Campus Crime Problem Unlikely to Go Away

Despite increased security, crime will likely continue to be a problem for area college campuses.
The most recent instances of campus crime were at UNC-Chapel Hill, where attempted sexual assaults by a knife-wielding attacker last Tuesday night and early Sunday morning prompted calls by university officials to step up campus security and student awareness of campus crime. The assaults follow a series of crimes on Triangle campuses in the past few years. In Nov. 1998, Neil Davis, an N.C. State University student was shot and killed in his off campus apartment by a group of student athletes. In January 1999, another N.C. State Student was shot by a robber on Hillsborough St.
But crime rates on colleges campuses have not dropped significantly in the past few years, and colleges and universities often underreport the number of crimes on campus, as an April 1999 investigative report by Clarion, the magazine of the Pope Center for Higher Education Policy, found. Despite a federal law (the Higher Education Act) requiring all institutions of higher education that receive federal education funds to report campus crimes and provide this information to students and staff, Clarion could not find 1998 crime statistics for public universities in North Carolina, even after calling each individual university for those statistics. UNC-CH’s Public Safety web site lists crimes that occurred on campus by day and month, but does not compile crimes by calendar year.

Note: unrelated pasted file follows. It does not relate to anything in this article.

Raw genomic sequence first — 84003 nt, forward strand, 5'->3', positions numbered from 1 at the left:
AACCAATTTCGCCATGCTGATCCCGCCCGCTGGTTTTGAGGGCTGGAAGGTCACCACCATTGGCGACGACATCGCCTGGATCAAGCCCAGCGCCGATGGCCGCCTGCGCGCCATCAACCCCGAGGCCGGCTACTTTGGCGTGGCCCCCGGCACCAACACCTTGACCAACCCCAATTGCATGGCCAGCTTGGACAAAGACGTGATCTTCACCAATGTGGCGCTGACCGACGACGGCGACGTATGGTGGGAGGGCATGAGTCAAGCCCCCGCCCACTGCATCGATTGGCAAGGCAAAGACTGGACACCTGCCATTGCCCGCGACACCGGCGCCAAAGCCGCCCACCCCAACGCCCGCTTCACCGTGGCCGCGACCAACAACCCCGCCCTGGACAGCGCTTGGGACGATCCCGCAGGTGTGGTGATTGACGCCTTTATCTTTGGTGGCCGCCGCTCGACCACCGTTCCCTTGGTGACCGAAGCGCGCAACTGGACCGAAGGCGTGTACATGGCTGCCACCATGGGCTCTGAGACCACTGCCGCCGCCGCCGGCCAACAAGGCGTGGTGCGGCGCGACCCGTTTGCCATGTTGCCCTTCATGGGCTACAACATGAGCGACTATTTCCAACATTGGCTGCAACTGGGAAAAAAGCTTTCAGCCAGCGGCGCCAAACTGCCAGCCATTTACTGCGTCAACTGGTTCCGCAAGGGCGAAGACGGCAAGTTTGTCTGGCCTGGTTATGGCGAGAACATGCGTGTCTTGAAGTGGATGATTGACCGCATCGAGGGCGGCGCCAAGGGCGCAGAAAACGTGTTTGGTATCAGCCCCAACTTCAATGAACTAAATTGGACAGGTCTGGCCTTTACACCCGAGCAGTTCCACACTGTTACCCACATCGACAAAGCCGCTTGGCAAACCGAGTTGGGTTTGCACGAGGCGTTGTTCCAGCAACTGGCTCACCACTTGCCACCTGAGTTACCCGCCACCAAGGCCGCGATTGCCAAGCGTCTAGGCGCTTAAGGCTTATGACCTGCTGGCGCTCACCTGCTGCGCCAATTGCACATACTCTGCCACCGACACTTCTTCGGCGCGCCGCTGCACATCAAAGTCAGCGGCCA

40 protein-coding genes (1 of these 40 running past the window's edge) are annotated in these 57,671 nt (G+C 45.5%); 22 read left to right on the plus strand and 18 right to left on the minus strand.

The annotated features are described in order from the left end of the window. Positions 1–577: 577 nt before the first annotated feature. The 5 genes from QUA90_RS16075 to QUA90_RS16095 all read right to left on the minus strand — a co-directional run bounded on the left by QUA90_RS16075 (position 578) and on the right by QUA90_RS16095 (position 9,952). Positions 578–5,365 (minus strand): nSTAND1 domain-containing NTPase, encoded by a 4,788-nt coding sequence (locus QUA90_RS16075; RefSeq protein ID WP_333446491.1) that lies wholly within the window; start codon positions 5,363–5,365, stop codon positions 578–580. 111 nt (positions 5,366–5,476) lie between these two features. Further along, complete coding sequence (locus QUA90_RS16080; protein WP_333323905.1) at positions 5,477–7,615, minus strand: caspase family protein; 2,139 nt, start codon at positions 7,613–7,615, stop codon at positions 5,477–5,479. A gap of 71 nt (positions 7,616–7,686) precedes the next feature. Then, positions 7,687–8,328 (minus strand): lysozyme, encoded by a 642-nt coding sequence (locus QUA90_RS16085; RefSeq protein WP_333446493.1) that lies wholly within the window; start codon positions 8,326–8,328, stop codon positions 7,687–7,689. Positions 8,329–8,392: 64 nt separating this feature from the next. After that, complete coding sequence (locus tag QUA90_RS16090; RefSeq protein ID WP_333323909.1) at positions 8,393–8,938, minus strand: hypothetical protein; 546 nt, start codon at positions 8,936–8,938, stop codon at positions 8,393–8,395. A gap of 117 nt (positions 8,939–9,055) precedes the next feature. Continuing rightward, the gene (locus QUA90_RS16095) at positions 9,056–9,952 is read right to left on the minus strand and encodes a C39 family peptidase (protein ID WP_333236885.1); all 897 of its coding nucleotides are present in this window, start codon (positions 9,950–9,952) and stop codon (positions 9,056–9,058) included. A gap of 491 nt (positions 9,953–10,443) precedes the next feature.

And additional rules to the Higher Education Act that were passed two weeks ago by the U.S. Education Department will make campus crime numbers less reliable. Under the new rules, counselors would not have to inform campus-security officials about crimes they learn about in confidential sessions with students.
For more on campus crime, see the April 1999 issue of Clarion (

Affirmative Results Found in Absence of Race Preferences

Minority freshmen enrollment at the University of Texas at Austin is near pre-Hopwood levels, according to The Chronicle of Higher Education Daily News online. Racial preferences were discontinued in Texas, Louisiana and Arkansas following the 1996 decision by the U.S. Court of Appeals for the Fifth Circuit in the Hopwood case.
This year’s freshman class at Austin is 3.9 percent black and 13.5 percent Hispanic. The last freshman class before the Hopwood ruling was 4.1 percent black and 14.7 percent Hispanic. The class enrolled immediately following the ruling was 2.7 percent black and 12.6 percent Hispanic.
A similar rebound is occurring at the University of California, Berkeley. In the first year without racial preferences, 1998, the freshmen minority enrollment at Berkeley fell by 61 percent. This year at Berkeley there is a 44.5 percent increase in black freshmen and a 23.5 percent increase in Hispanic freshmen at Berkeley.
Focusing on the elite institutions alone, however, misses the story. This year at U.C.-Riverside black freshmen increased by 54.3 percent and Hispanic freshmen increased by 35.6 percent. The pattern continued similarly in Washington, where voters recently passed Initiative 200, which outlaws racial preferences there. The elite institution, the University of Washington, saw a drop in minority freshmen enrollment. Eastern Washington University saw a 36 percent increase in the number of minority applicants, and Western Washington University saw a 14.5 percent increase.